“When you’re on the bench throughout a season and the team is successful, and then it’s no longer successful even though you’re playing a lot, you’re wondering, ‘Is it because of me? What can I do better?’” Johnson said about the last two years. “Those are the areas I address during the offseason, but all in all the positive stands out. Sure, you want to get to the playoffs, but you can only control what you can control. There’s where my focus is at.”

While the 2020 season was a disappointment for the Patriots, Johnson himself had every reason to feel good about it. Not only did he make the team and end up playing 373 snaps on offense and 170 more on special teams, he also scored the first touchdown of his NFL career.

In Week 2 against the Seattle Seahawks, the second-year man caught a 1-yard scoring pass from quarterback Cam Newton. The touchdown made Johnson just the second German to ever find the end zone in the NFL, and the first player from the International Pathway Program to do so.

“For me, it was kind of a build-up,” he said. “You’re obviously going through the season and game preparations, you know the plays where you might get the ball — there were some the previous week — and you know the situations when they might get called and you might get a chance to score a touchdown. The difference on that play was that it was clear it would only be called in a must-score situation, directly at the goal line.

“There was no other receiving option on that play than me, so I know, ‘Either you catch the ball and it’s a touchdown, or you drop it and you’ll probably regret it for the rest of your life.’ I caught the ball well in practice, did it again during the walkthrough. When we were at the goal line again during the game I knew we had already used the other goal line plays in our playbook for that week. When [Josh] McDaniels called the play I knew, ‘You have to make that play.’”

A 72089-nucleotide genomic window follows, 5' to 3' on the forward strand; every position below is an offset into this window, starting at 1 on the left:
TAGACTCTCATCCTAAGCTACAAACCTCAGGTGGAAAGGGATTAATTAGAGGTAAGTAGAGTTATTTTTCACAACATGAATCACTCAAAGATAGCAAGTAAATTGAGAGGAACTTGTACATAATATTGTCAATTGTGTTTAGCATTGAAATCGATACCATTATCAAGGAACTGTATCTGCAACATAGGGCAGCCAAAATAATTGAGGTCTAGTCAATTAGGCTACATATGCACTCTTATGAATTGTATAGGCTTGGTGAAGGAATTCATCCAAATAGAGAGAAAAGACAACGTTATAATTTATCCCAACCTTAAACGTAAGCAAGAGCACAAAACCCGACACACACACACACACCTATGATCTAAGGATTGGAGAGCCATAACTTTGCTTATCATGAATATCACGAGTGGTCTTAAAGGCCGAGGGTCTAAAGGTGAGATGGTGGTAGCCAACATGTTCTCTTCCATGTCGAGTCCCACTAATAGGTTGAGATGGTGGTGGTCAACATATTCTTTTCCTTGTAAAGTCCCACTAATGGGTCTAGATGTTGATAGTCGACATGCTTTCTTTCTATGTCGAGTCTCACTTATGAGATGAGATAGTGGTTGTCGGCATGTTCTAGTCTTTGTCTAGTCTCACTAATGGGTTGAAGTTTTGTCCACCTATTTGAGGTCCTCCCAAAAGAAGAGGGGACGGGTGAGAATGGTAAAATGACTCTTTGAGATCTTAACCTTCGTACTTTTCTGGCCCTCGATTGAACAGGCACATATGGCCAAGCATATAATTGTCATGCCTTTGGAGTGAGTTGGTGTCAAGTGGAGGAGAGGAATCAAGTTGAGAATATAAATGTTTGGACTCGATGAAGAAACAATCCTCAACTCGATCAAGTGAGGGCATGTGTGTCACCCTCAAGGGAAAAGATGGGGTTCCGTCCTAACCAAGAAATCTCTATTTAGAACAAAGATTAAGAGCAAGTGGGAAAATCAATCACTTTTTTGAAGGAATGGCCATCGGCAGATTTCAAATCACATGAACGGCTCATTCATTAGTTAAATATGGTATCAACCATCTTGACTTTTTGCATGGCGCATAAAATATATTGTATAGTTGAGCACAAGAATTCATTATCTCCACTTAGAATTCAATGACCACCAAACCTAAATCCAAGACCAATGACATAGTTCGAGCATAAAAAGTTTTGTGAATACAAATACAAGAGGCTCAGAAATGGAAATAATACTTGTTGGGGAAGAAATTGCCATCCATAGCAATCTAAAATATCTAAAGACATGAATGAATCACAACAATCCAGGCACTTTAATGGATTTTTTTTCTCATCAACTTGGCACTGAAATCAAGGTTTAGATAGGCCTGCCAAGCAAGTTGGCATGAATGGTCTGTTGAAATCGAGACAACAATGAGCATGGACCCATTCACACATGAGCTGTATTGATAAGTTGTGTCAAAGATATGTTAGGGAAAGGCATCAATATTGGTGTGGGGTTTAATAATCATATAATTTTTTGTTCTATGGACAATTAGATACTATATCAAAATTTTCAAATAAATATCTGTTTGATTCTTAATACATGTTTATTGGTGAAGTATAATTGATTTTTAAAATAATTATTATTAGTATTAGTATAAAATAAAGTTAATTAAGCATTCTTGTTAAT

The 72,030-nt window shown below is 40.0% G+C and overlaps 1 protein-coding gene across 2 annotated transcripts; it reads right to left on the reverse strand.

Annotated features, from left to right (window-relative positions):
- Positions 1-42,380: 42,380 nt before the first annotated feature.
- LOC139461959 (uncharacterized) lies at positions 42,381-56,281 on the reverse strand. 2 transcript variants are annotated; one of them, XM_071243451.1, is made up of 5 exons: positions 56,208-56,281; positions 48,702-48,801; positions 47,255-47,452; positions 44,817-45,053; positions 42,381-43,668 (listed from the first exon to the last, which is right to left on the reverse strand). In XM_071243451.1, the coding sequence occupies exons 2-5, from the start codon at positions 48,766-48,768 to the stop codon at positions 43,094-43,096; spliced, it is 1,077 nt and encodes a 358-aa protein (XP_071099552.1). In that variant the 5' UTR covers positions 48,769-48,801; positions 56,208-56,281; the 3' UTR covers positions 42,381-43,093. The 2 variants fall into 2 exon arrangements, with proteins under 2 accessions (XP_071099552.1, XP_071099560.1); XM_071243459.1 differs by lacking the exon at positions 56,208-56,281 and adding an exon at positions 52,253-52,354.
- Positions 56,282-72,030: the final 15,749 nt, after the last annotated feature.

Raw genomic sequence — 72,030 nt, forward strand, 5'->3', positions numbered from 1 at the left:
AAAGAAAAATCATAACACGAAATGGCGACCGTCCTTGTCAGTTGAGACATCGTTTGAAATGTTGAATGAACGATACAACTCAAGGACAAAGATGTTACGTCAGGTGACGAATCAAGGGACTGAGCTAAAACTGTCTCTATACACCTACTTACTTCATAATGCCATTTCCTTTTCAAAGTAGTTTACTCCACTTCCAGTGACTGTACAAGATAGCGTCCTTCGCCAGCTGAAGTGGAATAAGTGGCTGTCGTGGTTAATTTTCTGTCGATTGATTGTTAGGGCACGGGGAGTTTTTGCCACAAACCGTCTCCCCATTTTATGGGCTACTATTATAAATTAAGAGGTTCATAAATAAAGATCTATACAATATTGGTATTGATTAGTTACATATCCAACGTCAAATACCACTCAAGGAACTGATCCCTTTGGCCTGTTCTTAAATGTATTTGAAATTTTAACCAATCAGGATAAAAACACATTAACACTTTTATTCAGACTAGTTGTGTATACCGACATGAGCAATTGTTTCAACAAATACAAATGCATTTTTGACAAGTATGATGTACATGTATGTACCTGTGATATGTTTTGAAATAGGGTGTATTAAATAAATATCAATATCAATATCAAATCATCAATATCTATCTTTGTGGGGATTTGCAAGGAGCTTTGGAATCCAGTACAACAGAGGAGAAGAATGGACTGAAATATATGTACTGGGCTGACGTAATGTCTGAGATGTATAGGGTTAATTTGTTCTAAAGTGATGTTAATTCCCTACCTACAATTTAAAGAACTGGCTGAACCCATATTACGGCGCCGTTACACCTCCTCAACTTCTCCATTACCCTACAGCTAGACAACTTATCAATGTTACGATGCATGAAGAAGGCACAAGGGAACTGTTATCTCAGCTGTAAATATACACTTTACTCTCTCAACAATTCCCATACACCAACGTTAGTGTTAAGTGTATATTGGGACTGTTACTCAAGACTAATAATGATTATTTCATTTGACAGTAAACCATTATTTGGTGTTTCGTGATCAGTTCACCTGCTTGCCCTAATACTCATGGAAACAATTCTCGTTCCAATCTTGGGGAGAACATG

Make that play Johnson did. The catch was the highlight-reel moment of his second season in the NFL, but not the only time he popped up on the stat sheet: Johnson finished the year with eight total receptions that went for a combined 35 yards.

Still, the score obviously stood out even though the time to celebrate was quasi non-existent given the situation.

“When the ball was firm in my hands, it was naturally a good feeling, but you really don’t have any time to celebrate,” Johnson pointed out. “In that situation we needed to score some more and went right back to the sideline, and I had to go straight back out on special teams. We lost a close one, which clouds the whole thing a bit, but personally I think it’s something I can be proud of for the rest of my life.”

Johnson is now heading into his third season in the NFL, and is in need of a new contract. He is an exclusive-rights free agent, meaning that the Patriots are the only team eligible to sign him to a one-year tender sheet before the start of free agency on March 17. The move happening appears to be little more than a formality, though, given Johnson’s impressive development over the last two years with the club.